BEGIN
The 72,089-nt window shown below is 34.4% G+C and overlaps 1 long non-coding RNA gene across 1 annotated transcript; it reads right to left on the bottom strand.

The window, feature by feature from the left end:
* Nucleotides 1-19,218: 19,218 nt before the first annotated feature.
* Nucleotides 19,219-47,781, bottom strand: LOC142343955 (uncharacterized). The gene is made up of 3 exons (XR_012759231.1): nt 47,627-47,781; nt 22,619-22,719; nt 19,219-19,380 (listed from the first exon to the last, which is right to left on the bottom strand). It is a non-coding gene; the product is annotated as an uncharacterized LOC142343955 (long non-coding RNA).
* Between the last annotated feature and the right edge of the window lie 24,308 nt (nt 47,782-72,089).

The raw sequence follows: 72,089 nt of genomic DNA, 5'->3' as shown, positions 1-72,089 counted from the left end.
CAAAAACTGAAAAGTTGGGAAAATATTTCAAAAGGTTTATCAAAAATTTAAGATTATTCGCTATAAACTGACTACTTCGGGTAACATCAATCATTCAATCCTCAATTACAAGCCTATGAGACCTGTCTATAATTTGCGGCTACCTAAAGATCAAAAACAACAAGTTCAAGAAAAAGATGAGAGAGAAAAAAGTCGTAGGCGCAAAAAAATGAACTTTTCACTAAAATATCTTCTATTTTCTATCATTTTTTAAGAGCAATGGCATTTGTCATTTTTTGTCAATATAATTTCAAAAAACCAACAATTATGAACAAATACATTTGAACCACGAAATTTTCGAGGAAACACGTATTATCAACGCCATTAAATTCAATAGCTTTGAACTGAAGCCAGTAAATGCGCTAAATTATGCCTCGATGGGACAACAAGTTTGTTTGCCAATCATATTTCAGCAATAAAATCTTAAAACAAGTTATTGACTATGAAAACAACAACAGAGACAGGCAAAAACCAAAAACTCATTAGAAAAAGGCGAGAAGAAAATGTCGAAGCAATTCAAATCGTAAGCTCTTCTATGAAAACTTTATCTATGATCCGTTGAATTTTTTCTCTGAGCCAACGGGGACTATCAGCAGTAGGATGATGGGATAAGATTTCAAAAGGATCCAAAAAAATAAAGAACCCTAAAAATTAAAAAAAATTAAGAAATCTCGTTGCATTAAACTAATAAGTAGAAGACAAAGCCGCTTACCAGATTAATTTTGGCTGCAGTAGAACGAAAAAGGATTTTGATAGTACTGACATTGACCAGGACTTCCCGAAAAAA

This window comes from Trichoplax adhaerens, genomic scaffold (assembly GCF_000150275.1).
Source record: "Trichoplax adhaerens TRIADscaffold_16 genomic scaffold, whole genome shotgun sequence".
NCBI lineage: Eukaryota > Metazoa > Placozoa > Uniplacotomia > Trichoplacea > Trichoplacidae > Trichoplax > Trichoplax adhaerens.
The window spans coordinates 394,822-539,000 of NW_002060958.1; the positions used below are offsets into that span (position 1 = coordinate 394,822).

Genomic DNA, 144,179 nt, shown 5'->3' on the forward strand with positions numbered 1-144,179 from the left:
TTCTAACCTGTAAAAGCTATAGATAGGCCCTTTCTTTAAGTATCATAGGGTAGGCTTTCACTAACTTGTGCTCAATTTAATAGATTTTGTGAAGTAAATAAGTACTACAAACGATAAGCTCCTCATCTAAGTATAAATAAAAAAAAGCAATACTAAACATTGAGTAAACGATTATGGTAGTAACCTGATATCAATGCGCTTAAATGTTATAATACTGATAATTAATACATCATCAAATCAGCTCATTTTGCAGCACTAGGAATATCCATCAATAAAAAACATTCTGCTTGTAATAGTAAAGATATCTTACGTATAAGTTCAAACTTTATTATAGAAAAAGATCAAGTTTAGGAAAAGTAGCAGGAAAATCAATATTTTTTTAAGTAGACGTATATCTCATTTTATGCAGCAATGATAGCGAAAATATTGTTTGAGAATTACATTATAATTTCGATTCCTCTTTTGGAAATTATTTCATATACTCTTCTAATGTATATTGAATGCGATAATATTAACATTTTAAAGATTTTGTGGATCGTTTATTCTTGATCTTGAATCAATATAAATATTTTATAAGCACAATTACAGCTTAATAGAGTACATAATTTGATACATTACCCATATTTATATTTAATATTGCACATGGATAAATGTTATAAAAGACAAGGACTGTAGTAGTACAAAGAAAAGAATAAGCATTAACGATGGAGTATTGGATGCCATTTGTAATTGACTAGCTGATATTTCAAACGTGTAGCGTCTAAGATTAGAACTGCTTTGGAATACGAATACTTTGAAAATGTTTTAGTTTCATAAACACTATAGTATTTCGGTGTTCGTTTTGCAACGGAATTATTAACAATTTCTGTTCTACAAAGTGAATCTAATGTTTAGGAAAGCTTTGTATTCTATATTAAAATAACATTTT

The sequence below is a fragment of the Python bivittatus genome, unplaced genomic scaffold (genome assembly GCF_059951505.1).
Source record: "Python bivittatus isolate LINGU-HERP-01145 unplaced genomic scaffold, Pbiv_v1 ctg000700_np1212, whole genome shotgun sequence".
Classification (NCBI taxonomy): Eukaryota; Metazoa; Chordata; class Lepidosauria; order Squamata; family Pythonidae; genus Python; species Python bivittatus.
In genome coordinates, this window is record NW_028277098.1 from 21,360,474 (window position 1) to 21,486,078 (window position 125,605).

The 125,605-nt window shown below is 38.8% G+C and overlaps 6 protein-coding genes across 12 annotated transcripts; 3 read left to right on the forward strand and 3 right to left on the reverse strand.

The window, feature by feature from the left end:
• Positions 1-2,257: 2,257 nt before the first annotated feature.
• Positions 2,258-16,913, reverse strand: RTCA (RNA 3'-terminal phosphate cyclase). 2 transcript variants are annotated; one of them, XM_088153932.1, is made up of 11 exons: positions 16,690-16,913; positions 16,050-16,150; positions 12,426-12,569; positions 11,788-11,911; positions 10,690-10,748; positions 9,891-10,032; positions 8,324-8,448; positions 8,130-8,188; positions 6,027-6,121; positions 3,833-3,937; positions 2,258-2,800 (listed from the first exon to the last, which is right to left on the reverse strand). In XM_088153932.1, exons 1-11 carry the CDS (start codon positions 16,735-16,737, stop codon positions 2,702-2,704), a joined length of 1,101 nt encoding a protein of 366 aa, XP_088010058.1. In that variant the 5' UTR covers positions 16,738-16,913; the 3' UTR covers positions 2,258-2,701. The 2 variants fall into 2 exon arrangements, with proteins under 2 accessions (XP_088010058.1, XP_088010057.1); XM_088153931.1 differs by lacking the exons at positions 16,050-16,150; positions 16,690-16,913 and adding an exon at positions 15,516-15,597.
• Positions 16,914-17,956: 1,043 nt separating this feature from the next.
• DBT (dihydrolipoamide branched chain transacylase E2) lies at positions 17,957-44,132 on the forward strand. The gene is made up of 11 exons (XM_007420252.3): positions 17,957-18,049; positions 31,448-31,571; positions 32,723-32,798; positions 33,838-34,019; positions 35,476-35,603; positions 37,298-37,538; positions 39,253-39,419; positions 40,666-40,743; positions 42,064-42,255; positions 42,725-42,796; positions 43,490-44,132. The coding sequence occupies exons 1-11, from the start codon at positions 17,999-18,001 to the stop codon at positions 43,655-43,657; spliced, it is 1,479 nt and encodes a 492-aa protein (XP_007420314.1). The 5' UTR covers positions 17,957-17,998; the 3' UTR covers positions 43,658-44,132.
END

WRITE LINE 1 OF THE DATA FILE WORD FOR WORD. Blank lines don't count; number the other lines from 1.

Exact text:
The 72,089-nt window shown below is 34.4% G+C and overlaps 1 long non-coding RNA gene across 1 annotated transcript; it reads right to left on the bottom strand.